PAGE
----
The trustees of the Rensselaer School have their first meeting, set tuition at $25 a term.
The new Mystic,Connecticut, schooner Harriet, carrying a cargo of naval stores from Plymouth, North Carolina, on its maiden voyage, is destroyed by fire in New York Harbor. ** The brokerage firm of J. L. Joseph, agent of the Rothschilds, joins the New York Stock Exchange. ** James Cooper (not using Fenimore quite yet), Fitz Greene Halleck, Samuel Finley Breese Bryant, James Kent, James Kirke Paulding, Gulian Verplanck and others found Cooper's Lunch (shortly afterwards the Bread and Cheese Club). ** Newgate Prison is filled to capacity. Plans to build a new facility outside of the city are discussed. A legislative committee enlists the aid of Auburn Prison warden Captain Elam Lynds to select a site. They select the Silver Mine Farm at Mount Pleasant (near Sing Sing.
John Beardslee, founder of Beardslee City, dies. ** Syracuse is incorporated as a city. ** The approximate year editor Benjamin Smead turns Bath's Farmers' Advocate and Steuben Advertiser over to his sons. ** The Naples Village Record begins publication. ** Hector pioneer Mrs. William Wickham dies at the age of 82. ** Charles Butler is admitted to the bar, begins practicing in Lyons. He will move to Geneva after a few months. ** Wine is first produced in the Chautauqua region. ** James Seaver, MD's The Life of Mary Jemison, from her own words, is published. ** James Fenimore Cooper accompanies four English noblemen (including future prime minister Edward Stanley) on a tour of Saratoga, Ballston, Lake George, Ticonderoga and Lake Champlain. While in Little Falls he decides to write Last of the Mohicans. ** The 7th Regiment of the New York State Militia takes the title National Guards. ** Evangelist Charles G. Finney begins his career, in western New York. ** The steamboat Martha Ogden is built at Sackets Harbor, financed in part by Rochester merchants. ** Richard McDaniels settles in Connewango. ** Ebenezer Mack, publisher of Ithaca's Seneca Republican, takes on William Andrus as a partner. ** The late land agent Paolo Busti is replaced by John J. Vander Kemp. ** H. G. Spofford's Gazetteer of the State of New York is published. ** When Troy hardware merchant John Spencer dies partner Erastus Corning buys out Spencer's heirs to become full owner. ** Lafayette visits Albany, returns to his former headquarters on North Pearl Street. ** Legislation is passed calling for the final sale of all unassigned patent lands in the state.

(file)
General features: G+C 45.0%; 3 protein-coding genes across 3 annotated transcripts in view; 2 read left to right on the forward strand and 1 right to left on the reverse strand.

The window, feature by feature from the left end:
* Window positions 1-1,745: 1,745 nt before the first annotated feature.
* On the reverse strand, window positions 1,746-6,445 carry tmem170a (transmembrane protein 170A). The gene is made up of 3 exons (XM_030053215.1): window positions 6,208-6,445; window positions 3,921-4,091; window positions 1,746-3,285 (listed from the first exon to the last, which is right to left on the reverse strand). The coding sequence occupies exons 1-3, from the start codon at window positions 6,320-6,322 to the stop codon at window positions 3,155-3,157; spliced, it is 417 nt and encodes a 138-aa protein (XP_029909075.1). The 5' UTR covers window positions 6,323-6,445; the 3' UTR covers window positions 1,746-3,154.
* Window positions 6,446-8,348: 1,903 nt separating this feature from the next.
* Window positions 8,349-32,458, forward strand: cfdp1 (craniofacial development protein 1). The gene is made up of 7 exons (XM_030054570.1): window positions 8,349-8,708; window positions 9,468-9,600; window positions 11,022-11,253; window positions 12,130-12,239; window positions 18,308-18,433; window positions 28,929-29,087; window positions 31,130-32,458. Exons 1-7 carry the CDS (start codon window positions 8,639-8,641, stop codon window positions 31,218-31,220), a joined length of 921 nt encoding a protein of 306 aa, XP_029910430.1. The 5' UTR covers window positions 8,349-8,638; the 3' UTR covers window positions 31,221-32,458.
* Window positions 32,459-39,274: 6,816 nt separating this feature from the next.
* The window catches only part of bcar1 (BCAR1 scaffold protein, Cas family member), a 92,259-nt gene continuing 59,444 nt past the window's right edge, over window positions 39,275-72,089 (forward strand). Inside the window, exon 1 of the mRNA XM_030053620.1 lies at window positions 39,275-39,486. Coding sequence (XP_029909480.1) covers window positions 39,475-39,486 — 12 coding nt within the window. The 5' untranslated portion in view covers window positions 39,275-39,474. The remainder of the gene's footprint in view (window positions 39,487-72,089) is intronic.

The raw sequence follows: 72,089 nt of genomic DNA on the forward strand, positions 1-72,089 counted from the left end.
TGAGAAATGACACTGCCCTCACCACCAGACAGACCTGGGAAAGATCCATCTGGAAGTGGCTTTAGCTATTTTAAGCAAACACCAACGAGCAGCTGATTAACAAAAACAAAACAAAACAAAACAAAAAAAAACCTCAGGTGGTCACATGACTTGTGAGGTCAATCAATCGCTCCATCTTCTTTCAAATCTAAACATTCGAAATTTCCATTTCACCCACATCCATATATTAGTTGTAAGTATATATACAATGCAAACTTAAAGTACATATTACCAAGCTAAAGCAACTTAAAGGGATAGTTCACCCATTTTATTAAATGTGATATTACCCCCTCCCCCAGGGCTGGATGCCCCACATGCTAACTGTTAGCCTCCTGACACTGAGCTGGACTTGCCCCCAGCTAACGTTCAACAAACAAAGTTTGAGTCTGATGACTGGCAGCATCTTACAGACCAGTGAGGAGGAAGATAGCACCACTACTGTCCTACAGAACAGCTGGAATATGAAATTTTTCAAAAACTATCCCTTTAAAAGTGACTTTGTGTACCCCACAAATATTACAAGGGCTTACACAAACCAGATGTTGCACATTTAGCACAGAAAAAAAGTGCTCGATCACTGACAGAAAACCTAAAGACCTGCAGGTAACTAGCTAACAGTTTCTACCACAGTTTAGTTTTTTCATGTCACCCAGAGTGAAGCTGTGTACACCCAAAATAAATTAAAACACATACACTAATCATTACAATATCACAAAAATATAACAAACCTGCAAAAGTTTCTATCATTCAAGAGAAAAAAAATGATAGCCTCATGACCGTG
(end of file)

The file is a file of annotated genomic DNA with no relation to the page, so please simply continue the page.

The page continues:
The Auburn system of prison management is implemented, ending universal solitary confinement. ** William Henry Seward marries Frances Miller, daughter of his senior law partner Judge Elijah Miller. Miller gives them a house.
The second County Court House (later City Hall) is completed. ** A. N. Phelps begins publishing the Canandaigua Republican. He soon sells the paper to Thomas B. Barnum who runs it for a short time. ** The home of Dr. E. Carr at 50 Gibson Street is completed. ** Boston architect Francis Allen's home for Alexander McKechnie is completed. ** David E. Evans becomes a director of the Ontario Bank and the Western Insurance Company.
A bursting dam destroys Robert Miles's log canoe, used for freighting on the lake since 1806. ** Elisha Allen builds a horse-boat scow for the Chautauqua to Maysville passenger run. Powered by two pair of horses alternating hourly, the run takes ten hours.
Canal construction serves as Utica's water supply aqueduct. ** Professor Eaton's report on the rock formations along the route of the future canal, commissioned by Stephen Van Rennselaer, is published. ** The aqueducts at Crescent and at Rexford are completed, as is the entire canal distance between Schenectady and Albany. ** The river and guard locks at Tonawanda are completed.
Pioneers from Virginia and New York found Ann Arbor.
The approximate date Alexander Heimup builds a house at 200 Main Street. ** The Yates County Court House is built.
The village gets its first theater. ** A visitor is robbed of $1,800 at a gambling shop. ** St. Luke's Episcopal Church is built. ** The wooden Main Street bridge across the Genesee River is replaced by a new wooden one on stone piers, at half the cost of the previous, 1812, one. ** The aqueduct is completed. ** Nathaniel Rochester's home at Spring and South Washington streets is completed. He is named a subscription manager for the new Bank of Rochester. ** Thurlow Reed becomes editor of the Telegraph. ** The First Presbyterian Church is built. ** Printer H. Leavenworth publishes David Rogers' The American Physician and Lewis W. Covell's An Account of the Destruction of the City of Jerusalem, by the Roman Army Under Titus. ** Joshua Bradley's An Address to the Masons, on the Importance and Utility of forming Associations . . . is published. ** The Rochester Magazine and Theological Review, edited by the Reverend John Samuel Thompson, is printed by L. W. Sibley.
Martin Van Buren declines to back Andrew Jackson, causing a split in the Democratic Republican Party.
© 2004 David Minor / Eagles Byte